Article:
Leadership

Philosophy of School Leadership

  • A workshop at Columbia University's Teachers College in March of 2017 left a particular impression on me. It was a motivational session for school administrators by Drew Dudley (twitter @DayOneDrew), and I learned the benefits of approaching every new day with the energy, dedication, focus and will to succeed as if every new day is my first day on the job.  That, combined with my own personal desire to improve something each and every day, would help me become a better school leader. What follows are a few of the elements that contribute to my leadership philosophy.

    First and foremost, my personal values include respect for individual differences, treating teachers as practitioners in professional education, empathizing with parents who face great challenges in raising their children, and helping all of us balance our desires for the young learners in our charge to grow into content, successful, and contributing members of families and society.

    What I expect of myself: An elementary principal experiences no two days that are ever the same! My own professional goals for the school year include becoming a better instructional leader in the building. This includes more focused conversations with teachers about instruction, better follow-up and follow-through as a servant leader, and increased support that is specific to the individual needs of our students. Through the infinite demands, challenges, and expectations, I am guided by a few key principles:

    • Getting to know the personalities of each child that walks through our door.
    • Knowing each teacher's strengths and valuing their expertise and experience.
    • Accepting change.  I embrace - yes, truly embrace - the written words of Canadian philosopher Neal Peart: "nothing is permanent, but change is." And as part of that, the need to be flexible.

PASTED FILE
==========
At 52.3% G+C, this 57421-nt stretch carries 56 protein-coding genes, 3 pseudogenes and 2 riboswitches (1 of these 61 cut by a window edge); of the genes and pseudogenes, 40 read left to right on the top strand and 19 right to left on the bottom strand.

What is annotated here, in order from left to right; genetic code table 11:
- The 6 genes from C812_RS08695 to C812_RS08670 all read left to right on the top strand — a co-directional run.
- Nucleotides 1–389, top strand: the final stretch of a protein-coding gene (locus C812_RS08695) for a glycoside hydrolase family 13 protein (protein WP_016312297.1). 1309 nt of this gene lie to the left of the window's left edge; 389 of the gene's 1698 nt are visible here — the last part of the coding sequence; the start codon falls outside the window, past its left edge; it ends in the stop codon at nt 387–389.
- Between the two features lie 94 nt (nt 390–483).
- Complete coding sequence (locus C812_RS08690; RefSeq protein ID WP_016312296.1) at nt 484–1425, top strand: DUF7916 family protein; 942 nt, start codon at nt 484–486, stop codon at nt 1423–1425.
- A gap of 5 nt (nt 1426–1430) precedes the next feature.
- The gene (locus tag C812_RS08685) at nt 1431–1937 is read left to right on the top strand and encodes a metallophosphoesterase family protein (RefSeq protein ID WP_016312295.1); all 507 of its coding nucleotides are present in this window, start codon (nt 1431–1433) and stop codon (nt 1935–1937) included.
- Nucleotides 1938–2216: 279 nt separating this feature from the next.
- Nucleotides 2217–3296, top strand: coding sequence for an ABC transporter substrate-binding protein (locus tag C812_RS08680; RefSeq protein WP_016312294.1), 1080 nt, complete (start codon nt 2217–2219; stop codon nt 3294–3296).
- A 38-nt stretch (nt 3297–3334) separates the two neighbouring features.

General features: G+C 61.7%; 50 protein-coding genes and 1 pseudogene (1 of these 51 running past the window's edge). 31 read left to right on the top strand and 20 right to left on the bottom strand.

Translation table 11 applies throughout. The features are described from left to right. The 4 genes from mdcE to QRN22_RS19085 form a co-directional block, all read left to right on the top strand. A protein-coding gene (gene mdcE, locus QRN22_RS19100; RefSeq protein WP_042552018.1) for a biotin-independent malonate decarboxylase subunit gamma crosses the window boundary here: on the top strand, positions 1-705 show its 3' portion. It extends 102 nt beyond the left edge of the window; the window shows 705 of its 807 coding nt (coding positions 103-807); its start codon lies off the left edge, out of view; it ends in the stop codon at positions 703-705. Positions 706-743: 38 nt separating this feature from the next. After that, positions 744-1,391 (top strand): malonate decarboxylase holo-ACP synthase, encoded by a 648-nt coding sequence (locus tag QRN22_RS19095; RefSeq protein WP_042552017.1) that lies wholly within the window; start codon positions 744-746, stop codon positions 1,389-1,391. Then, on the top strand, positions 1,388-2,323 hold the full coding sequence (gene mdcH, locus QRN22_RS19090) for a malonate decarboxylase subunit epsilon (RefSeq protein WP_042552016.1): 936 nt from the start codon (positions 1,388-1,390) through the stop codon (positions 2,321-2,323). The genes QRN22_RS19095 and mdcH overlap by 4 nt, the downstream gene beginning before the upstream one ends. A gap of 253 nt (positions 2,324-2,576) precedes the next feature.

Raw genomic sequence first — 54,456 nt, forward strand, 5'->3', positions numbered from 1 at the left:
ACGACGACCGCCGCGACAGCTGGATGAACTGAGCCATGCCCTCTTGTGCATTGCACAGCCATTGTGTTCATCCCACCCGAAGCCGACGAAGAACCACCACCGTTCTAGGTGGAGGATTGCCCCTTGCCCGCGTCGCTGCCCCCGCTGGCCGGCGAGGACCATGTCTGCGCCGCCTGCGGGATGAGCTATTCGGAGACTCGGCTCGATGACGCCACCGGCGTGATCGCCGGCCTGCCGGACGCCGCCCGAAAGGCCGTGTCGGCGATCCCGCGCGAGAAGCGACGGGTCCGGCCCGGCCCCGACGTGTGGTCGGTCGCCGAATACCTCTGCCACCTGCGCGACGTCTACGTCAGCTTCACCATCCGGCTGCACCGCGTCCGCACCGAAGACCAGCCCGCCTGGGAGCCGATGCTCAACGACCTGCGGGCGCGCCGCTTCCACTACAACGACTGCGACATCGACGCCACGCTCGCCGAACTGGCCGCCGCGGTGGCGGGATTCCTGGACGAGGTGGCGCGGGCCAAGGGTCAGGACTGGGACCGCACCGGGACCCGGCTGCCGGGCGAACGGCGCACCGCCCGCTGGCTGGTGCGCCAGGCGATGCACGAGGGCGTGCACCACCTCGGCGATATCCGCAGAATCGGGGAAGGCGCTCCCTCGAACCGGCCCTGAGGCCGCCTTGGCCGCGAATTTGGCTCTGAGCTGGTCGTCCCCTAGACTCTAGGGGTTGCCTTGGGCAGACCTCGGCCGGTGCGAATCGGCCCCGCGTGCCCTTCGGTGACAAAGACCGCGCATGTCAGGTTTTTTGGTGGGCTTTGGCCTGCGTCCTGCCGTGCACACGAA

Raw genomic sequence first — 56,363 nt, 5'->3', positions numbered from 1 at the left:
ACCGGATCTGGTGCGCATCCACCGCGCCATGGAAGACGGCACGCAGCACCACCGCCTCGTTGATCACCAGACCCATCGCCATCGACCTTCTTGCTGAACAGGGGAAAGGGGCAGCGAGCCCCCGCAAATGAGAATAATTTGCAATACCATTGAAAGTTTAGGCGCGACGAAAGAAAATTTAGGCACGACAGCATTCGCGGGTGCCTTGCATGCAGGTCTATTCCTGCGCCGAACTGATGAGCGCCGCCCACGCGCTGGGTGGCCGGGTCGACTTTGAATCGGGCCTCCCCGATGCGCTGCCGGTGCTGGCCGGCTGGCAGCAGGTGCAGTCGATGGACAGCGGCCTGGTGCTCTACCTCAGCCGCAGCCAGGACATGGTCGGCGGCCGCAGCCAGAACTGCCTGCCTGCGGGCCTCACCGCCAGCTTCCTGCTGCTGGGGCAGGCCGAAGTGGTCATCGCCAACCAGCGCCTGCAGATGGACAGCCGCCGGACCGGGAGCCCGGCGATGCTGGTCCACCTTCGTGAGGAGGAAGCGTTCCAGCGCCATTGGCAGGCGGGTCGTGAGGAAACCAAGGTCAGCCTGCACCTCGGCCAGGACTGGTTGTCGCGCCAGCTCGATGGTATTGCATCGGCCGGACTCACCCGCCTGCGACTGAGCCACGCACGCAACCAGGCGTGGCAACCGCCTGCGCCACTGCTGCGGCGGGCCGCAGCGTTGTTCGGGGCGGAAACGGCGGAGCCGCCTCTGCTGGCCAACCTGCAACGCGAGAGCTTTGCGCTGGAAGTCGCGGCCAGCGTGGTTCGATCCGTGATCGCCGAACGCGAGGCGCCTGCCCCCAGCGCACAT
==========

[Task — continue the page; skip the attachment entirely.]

• I will carry out my responsibilities by making decisions grounded in what I believe - in my role as school principal - is most appropriate for the child. 

    What I will not accept of our parents, our teachers or of myself:

    • From our parents, I will not accept disrespect for public education, our professional teaching staff, or the processes that are in place for us to effectively service the needs of nearly 500 young learners.  
    • From our teachers, I will not accept anything less than full dedication to the growth and progress of each child in your charge, the need to individualize instruction (to meet the learner where he or she is, based solely on his or her needs), or a lack of clear, focused, concise, respectful communication with parents. (Based this principal's experience in this community, any incidents similar to the above are few and far between. New Milford is a wonderful town filled with hard-working parents dedicated to their families, and our teachers are smart, loving, and focused on finding a way to connect with each child so that they make progress throughout each school year.)
    • From myself, I will not accept anything less than the belief that each day brings opportunities for improvement, success, achievement, and having a positive impact on others.

    These are some fundamental concepts as I approach another Day One as the principal of B. F. Gibbs Elementary School.

    Scott Davies

    Updated July 24, 2018